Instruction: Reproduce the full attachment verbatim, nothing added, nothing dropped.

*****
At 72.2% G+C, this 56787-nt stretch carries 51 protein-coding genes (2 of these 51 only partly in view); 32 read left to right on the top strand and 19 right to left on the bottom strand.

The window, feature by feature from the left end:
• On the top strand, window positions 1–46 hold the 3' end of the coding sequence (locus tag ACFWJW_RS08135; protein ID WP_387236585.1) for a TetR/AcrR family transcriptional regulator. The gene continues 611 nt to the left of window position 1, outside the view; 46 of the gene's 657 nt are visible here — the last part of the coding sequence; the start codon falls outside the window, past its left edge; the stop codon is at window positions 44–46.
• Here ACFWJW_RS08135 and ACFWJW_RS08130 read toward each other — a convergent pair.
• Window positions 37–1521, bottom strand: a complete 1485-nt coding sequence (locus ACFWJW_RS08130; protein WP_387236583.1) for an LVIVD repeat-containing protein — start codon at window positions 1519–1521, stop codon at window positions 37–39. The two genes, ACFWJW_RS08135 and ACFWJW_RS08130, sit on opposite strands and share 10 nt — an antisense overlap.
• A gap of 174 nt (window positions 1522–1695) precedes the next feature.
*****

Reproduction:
At 72.2% G+C, this 56787-nt stretch carries 51 protein-coding genes (2 of these 51 only partly in view); 32 read left to right on the top strand and 19 right to left on the bottom strand.

The window, feature by feature from the left end:
• On the top strand, window positions 1–46 hold the 3' end of the coding sequence (locus tag ACFWJW_RS08135; protein ID WP_387236585.1) for a TetR/AcrR family transcriptional regulator. The gene continues 611 nt to the left of window position 1, outside the view; 46 of the gene's 657 nt are visible here — the last part of the coding sequence; the start codon falls outside the window, past its left edge; the stop codon is at window positions 44–46.
• Here ACFWJW_RS08135 and ACFWJW_RS08130 read toward each other — a convergent pair.
• Window positions 37–1521, bottom strand: a complete 1485-nt coding sequence (locus ACFWJW_RS08130; protein WP_387236583.1) for an LVIVD repeat-containing protein — start codon at window positions 1519–1521, stop codon at window positions 37–39. The two genes, ACFWJW_RS08135 and ACFWJW_RS08130, sit on opposite strands and share 10 nt — an antisense overlap.
• A gap of 174 nt (window positions 1522–1695) precedes the next feature.